• items that can be taken in to government quarantine are restricted. There is no smoking allowed and no alcohol. Depending on your centre, facilities may be basic: there may be no fridge and no air-conditioning
  • you will be issued with a bluetooth-enabled wristband which will be activated at the airport and linked to a mobile app ‘StayHomeSafe’ on your phone. The bluetooth-enabled wristbands will alert the authorities if the wearer leaves their registered address with or without their phone

Failure to comply with the quarantine conditions may result in you being immediately taken to government quarantine facilities. You could face a 6-month prison sentence and a substantial fine. You should comply with the requirements of your quarantine arrangements.

See the Hong Kong government coronavirus website for further information.

Transiting Hong Kong

Transit services at Hong Kong International Airport resumed on 15 June 2020 for passengers who can be checked through from port of origin to final destination. Transiting between flights operated by different airlines is now allowed. Transiting through Hong Kong from, but not to, mainland China is now allowed. You should check with your travel agent or airline before travelling and check the Hong Kong International Airport website.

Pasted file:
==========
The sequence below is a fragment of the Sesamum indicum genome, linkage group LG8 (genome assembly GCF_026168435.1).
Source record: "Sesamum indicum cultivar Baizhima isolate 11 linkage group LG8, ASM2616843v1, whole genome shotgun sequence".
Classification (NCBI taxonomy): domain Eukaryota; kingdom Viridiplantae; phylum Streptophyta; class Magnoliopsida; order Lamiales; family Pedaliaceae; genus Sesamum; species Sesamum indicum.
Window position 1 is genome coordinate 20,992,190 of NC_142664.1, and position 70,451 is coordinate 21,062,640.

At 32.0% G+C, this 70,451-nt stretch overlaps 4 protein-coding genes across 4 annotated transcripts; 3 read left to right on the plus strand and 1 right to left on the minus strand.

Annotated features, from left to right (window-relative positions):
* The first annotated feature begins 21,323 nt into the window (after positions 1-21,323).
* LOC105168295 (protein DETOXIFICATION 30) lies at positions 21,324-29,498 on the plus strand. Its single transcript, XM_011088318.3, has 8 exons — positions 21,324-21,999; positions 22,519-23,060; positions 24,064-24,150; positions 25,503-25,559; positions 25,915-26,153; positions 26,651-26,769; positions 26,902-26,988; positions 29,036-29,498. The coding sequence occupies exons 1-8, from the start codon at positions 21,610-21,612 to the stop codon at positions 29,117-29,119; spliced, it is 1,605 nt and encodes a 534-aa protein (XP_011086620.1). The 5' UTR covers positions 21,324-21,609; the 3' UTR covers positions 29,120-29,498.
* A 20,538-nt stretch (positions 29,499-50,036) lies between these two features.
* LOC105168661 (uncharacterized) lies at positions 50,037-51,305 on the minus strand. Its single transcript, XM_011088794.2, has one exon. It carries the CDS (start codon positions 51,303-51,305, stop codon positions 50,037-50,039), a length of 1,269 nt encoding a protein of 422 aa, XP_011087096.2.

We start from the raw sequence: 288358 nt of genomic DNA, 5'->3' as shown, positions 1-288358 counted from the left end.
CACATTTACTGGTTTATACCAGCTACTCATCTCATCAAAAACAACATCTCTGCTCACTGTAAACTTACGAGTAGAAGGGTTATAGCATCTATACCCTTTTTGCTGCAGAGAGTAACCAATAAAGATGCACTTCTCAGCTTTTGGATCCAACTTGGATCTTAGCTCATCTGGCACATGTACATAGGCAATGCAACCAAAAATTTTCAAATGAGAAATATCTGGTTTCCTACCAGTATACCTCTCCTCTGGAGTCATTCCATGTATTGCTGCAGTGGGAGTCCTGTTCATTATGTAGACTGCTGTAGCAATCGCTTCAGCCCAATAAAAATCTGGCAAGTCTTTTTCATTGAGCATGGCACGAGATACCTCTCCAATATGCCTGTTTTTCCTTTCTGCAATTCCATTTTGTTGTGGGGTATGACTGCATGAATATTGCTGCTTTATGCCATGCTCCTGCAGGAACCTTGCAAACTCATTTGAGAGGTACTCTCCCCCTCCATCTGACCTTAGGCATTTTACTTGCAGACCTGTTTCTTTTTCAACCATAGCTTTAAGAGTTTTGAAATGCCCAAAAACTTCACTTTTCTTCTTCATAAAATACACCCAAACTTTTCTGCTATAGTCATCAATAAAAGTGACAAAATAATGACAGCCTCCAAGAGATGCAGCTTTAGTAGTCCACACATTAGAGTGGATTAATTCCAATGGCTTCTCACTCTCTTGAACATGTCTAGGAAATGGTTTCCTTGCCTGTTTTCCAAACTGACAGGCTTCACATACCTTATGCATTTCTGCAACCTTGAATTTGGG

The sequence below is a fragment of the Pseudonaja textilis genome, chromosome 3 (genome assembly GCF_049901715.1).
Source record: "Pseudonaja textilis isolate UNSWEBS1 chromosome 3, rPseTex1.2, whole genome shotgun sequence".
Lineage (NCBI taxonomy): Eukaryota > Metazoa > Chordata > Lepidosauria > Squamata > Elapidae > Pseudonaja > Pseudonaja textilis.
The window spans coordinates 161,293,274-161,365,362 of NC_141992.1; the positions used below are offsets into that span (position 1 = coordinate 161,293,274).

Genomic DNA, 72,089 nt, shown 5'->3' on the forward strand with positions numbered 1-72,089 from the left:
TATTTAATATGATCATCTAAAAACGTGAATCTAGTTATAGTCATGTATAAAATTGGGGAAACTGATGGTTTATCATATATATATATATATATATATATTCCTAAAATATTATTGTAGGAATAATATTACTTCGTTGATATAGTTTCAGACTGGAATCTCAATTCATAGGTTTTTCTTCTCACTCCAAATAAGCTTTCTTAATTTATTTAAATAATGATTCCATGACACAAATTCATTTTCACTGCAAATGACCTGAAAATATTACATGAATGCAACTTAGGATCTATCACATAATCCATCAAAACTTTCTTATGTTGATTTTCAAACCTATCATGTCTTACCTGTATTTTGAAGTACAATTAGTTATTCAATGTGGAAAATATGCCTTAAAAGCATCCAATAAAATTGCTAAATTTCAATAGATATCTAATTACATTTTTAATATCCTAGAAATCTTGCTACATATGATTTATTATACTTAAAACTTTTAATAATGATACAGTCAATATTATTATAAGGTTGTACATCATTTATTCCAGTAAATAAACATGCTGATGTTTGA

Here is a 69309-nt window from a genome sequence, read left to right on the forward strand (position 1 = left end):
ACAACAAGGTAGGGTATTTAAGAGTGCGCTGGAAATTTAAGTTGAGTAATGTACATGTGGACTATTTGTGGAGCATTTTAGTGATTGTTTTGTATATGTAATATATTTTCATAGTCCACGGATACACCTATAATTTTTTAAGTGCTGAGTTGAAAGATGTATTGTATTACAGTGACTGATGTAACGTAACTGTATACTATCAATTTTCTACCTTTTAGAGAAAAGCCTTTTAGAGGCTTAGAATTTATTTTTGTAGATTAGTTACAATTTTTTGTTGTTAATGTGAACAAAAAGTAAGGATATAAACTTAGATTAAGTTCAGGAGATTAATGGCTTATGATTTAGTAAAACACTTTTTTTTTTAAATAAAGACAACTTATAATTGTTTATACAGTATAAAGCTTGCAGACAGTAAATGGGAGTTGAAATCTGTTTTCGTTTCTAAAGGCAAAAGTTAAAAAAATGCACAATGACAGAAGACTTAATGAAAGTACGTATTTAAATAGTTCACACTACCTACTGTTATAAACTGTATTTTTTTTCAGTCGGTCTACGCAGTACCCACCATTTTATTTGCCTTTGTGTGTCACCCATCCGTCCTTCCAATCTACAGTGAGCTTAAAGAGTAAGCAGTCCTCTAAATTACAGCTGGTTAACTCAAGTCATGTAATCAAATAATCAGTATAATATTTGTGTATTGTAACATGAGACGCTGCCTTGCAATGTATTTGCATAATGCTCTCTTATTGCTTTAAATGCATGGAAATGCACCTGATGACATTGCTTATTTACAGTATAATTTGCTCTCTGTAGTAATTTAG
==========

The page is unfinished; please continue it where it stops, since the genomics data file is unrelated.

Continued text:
There is a risk you will be placed into isolation in hospital in Hong Kong or 21 days government quarantine. All passengers transiting Hong Kong International Airport will be subject to advanced screening measures, including temperature checks. Passengers deemed to have a high temperature will undergo further checks by the Port Health Office at the airport. If you meet further risk criteria, you will be transferred to a Hong Kong public hospital for mandatory checks/treatment, where it is highly likely you will be asked to complete a mandatory COVID-19 test. If you successfully pass health screening you need to sit in designated areas at boarding gates and use designated queues in dining facilities and shops, in line with Hong Kong International Airport anti-virus measures.